Unlike JSActors, Message Managers need verbose initialization with addMessageListener and are not tied together. This means that messages are available for all classes that listen on the same message name and can be spread out through the code base.

Inter-Process Communication using MessageManager Inter-Process Communication using MessageManager

As of late April 2021, our AddonsManager - the code that handles the installation of WebExtensions into Firefox - is using MessageManager APIs:

Code sample for a receiveMessage function using the MessageManger API Code sample for a receiveMessage function using the MessageManger API

The code (permalink to exact revision) for setting a MessageManager looks very similar to the setup of a JSActor with the difference that messaging can be used synchronously, as indicated by the sendSyncMessage call in the child process. Except for the lack of lazy-loading, you can assume the same security considerations: Just like with JSActors above, the receiveMessage function is where the untrusted information flows from the child into the parent process and should therefore be the focus of additional scrutiny.

Finally, if you want to inspect MessageManager traffic live, you can use our logging framework and run Firefox with the environment variable MOZ_LOG set to MessageManager:5. This will log the received messages for all processes to the shell and give you a better understanding of what’s being sent and when.

Inspecting, Debugging, and Simulating JavaScript IPC

Naturally, source auditing a receiveMessage handler is best paired with testing. So let's discuss how we invoke these functions in the child process and attach a JavaScript debugger to the parent process. This allows us to simulate a scenario where we have already full control over the child process. For this, we recommend you download and test against Firefox Nightly to ensure you're testing the latest code - it will also give you the benefit of being in sync with codesearch for the latest revisions at https://searchfox.org. For best experience, we recommend you download Firefox Nightly right now and follow this part of the blog post step by step.

DevTools Setup - Parent Process

First, set up your Firefox Nightly to enable browser debugging. Note that the instructions for how to enable browser debugging can change over time, so it's best you cross-check with the instructions for Debugging the browser on MDN.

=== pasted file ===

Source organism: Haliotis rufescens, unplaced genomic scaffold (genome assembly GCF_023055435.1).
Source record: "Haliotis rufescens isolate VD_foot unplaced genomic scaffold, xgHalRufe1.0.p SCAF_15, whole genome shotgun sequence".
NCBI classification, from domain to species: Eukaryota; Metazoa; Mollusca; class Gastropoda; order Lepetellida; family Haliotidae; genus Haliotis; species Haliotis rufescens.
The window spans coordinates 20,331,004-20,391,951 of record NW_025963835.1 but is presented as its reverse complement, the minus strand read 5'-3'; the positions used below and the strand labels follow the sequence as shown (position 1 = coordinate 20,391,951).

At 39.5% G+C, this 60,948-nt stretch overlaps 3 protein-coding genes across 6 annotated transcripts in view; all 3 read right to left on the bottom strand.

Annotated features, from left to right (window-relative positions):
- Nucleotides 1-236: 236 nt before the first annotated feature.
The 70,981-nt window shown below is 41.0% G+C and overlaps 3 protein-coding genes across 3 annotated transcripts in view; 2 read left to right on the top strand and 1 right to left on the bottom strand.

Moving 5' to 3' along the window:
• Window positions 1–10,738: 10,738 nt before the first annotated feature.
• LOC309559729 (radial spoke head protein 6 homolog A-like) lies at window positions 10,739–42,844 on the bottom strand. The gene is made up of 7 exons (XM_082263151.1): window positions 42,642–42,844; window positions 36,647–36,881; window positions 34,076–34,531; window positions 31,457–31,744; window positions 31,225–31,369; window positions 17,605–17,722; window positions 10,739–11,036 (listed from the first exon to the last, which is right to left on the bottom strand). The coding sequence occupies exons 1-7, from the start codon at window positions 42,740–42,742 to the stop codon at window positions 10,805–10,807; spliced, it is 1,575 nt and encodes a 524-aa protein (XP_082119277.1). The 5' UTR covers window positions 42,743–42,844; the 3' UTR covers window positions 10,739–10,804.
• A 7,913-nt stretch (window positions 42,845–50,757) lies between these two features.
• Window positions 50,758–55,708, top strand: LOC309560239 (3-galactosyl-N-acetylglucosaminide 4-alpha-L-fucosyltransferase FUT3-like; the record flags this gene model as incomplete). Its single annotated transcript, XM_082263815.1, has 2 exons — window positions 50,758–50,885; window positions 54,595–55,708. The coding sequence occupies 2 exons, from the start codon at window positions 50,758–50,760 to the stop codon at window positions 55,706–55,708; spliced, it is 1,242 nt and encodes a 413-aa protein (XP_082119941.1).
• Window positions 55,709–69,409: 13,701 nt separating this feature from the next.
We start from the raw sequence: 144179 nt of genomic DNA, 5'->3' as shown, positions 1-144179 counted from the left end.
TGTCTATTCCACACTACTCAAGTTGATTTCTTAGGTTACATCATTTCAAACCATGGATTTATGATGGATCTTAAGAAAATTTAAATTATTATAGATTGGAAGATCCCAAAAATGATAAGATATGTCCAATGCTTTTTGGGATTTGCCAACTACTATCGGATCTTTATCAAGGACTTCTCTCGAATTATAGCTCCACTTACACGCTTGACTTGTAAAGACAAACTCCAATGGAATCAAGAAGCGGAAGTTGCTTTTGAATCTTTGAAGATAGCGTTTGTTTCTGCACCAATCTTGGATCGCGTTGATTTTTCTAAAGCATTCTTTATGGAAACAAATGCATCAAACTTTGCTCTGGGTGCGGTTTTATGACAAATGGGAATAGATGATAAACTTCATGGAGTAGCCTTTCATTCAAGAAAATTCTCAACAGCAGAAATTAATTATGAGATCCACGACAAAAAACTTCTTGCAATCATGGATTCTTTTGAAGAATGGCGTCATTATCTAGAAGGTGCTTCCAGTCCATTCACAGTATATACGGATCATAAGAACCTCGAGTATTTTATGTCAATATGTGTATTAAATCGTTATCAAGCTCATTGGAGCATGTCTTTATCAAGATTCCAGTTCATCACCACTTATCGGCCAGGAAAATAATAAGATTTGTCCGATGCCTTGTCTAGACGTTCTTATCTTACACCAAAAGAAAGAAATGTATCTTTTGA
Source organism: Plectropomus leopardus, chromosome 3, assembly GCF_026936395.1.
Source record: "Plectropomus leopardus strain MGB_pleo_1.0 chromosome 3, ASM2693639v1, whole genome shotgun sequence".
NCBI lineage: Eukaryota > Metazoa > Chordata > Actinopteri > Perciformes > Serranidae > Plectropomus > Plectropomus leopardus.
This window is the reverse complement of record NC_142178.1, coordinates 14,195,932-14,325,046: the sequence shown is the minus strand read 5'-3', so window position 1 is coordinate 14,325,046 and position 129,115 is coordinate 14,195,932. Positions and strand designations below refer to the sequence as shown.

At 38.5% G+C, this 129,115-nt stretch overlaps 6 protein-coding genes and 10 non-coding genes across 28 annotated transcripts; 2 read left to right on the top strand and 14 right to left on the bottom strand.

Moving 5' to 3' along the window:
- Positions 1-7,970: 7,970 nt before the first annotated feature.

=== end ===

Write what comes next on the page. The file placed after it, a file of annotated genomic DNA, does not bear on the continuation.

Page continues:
Open the Developer Tools, click the "···" button in the top-right and find the settings. Within Advanced settings in the bottom-right, check the following:

  • Enable browser chrome and add-on debugging toolboxes
  • Enable remote debugging

Restart Firefox Nightly and open the Browser debugger (Tools -> Browser Tools -> Browser Toolbox). This will open a new window that looks very similar to the common DevTools.

This is your debugger for the parent process (i.e., Browser Toolbox = Parent Toolbox).

The frame selector button, which is left of the three balls "···" will allow you to select between windows. Select browser.xhtml, which is the main browser window. Switching to the Debug pane will let you search files and find the Parent actor you want to debug, as long as they have been already loaded. To ensure the PromptParent actor has been properly initialized, open a new tab on e.g. https://example.com and make it call alert(1) from the normal DevTools console.

[caption id="attachment_223" align="aligncenter" width="1847"]Hitting a breakpoint in Firefox’s parent process using Firefox Developer Tools (left) Hitting a breakpoint in Firefox’s parent process using Firefox Developer Tools left

You should now be able to find PromptParent.jsm (Ctrl+P) and set a debugger breakpoint for all future invocations (see screenshot above). This will allow you to inspect and copy the typical arguments passed to the Prompt JSActor in the parent.

Note: Once you hit a breakpoint, you can enter code into the Developer Console which is then executed within the currently intercepted function.

DevTools Setup - Child Process

Now that we know how to inspect and obtain the parameters which the parent process is expecting for Prompt:Open, let's try and trigger it from a debugged child process: Ensure you are on a typical web page, like https://example.com, so you get the right kind of content child process. Then, through the Tools menu, find the "Browser Content Toolbox". Content here refers to the child process (Content Toolbox = Child Toolbox).

Since every content process might have many windows of the same site associated with it, we need to find the current window. This snippet assumes it is the first tab and gets the Prompt actor for that tab:

actor = tabs[0].content.windowGlobalChild.getActor("Prompt");

Now that we have the actor, we can use the data gathered in the parent process and send the very same data. Or maybe, a variation thereof:

actor.sendQuery("Prompt:Open", {promptType: "alert", title: "👻", modalType: 1, promptPrincipal: null, inPermutUnload: false, _remoteID: "id-lol"});